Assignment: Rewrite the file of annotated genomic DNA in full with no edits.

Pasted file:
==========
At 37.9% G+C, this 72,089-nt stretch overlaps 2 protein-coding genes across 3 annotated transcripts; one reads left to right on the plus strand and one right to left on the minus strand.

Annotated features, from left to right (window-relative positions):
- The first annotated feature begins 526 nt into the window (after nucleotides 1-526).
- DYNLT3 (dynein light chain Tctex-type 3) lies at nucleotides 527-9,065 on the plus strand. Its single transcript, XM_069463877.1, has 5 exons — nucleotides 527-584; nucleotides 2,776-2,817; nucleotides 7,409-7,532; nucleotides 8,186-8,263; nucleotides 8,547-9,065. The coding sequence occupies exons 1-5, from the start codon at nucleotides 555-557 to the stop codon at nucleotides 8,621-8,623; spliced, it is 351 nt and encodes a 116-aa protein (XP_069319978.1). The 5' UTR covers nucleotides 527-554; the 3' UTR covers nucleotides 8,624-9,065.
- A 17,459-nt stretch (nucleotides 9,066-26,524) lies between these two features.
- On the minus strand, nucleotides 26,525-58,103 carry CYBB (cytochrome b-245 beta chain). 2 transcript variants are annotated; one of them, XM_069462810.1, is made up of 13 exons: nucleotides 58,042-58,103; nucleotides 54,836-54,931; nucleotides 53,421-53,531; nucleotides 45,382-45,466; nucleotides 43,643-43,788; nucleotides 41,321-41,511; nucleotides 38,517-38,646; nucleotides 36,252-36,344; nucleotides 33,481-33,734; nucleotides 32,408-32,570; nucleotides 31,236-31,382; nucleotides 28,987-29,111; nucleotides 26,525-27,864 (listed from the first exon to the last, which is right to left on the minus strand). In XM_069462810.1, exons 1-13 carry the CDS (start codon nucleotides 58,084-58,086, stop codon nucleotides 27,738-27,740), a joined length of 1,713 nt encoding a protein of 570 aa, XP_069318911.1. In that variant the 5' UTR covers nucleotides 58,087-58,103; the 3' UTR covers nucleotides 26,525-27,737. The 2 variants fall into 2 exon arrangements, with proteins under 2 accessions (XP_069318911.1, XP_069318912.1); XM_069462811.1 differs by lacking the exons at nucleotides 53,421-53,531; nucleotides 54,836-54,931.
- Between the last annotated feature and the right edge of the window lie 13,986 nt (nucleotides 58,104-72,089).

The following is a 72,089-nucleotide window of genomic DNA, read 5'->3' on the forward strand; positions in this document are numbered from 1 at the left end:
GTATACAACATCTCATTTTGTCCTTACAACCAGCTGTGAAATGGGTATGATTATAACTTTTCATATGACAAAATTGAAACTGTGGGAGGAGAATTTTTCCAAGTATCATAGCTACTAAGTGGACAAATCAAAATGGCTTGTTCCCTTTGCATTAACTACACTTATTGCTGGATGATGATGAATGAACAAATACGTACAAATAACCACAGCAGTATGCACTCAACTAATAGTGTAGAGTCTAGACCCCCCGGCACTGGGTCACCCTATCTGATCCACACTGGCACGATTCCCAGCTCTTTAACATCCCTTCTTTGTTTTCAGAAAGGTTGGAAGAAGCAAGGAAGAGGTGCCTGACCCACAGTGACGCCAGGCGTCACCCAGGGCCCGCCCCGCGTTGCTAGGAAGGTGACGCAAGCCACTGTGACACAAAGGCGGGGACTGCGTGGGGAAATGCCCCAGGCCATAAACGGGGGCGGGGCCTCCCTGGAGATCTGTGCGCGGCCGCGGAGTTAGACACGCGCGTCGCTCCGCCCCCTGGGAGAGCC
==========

At 37.9% G+C, this 72,089-nt stretch overlaps 2 protein-coding genes across 3 annotated transcripts; one reads left to right on the plus strand and one right to left on the minus strand.

Annotated features, from left to right (window-relative positions):
- The first annotated feature begins 526 nt into the window (after nucleotides 1-526).
- DYNLT3 (dynein light chain Tctex-type 3) lies at nucleotides 527-9,065 on the plus strand. Its single transcript, XM_069463877.1, has 5 exons — nucleotides 527-584; nucleotides 2,776-2,817; nucleotides 7,409-7,532; nucleotides 8,186-8,263; nucleotides 8,547-9,065. The coding sequence occupies exons 1-5, from the start codon at nucleotides 555-557 to the stop codon at nucleotides 8,621-8,623; spliced, it is 351 nt and encodes a 116-aa protein (XP_069319978.1). The 5' UTR covers nucleotides 527-554; the 3' UTR covers nucleotides 8,624-9,065.
- A 17,459-nt stretch (nucleotides 9,066-26,524) lies between these two features.
- On the minus strand, nucleotides 26,525-58,103 carry CYBB (cytochrome b-245 beta chain). 2 transcript variants are annotated; one of them, XM_069462810.1, is made up of 13 exons: nucleotides 58,042-58,103; nucleotides 54,836-54,931; nucleotides 53,421-53,531; nucleotides 45,382-45,466; nucleotides 43,643-43,788; nucleotides 41,321-41,511; nucleotides 38,517-38,646; nucleotides 36,252-36,344; nucleotides 33,481-33,734; nucleotides 32,408-32,570; nucleotides 31,236-31,382; nucleotides 28,987-29,111; nucleotides 26,525-27,864 (listed from the first exon to the last, which is right to left on the minus strand). In XM_069462810.1, exons 1-13 carry the CDS (start codon nucleotides 58,084-58,086, stop codon nucleotides 27,738-27,740), a joined length of 1,713 nt encoding a protein of 570 aa, XP_069318911.1. In that variant the 5' UTR covers nucleotides 58,087-58,103; the 3' UTR covers nucleotides 26,525-27,737. The 2 variants fall into 2 exon arrangements, with proteins under 2 accessions (XP_069318911.1, XP_069318912.1); XM_069462811.1 differs by lacking the exons at nucleotides 53,421-53,531; nucleotides 54,836-54,931.
- Between the last annotated feature and the right edge of the window lie 13,986 nt (nucleotides 58,104-72,089).

The following is a 72,089-nucleotide window of genomic DNA, read 5'->3' on the forward strand; positions in this document are numbered from 1 at the left end:
GTATACAACATCTCATTTTGTCCTTACAACCAGCTGTGAAATGGGTATGATTATAACTTTTCATATGACAAAATTGAAACTGTGGGAGGAGAATTTTTCCAAGTATCATAGCTACTAAGTGGACAAATCAAAATGGCTTGTTCCCTTTGCATTAACTACACTTATTGCTGGATGATGATGAATGAACAAATACGTACAAATAACCACAGCAGTATGCACTCAACTAATAGTGTAGAGTCTAGACCCCCCGGCACTGGGTCACCCTATCTGATCCACACTGGCACGATTCCCAGCTCTTTAACATCCCTTCTTTGTTTTCAGAAAGGTTGGAAGAAGCAAGGAAGAGGTGCCTGACCCACAGTGACGCCAGGCGTCACCCAGGGCCCGCCCCGCGTTGCTAGGAAGGTGACGCAAGCCACTGTGACACAAAGGCGGGGACTGCGTGGGGAAATGCCCCAGGCCATAAACGGGGGCGGGGCCTCCCTGGAGATCTGTGCGCGGCCGCGGAGTTAGACACGCGCGTCGCTCCGCCCCCTGGGAGAGCC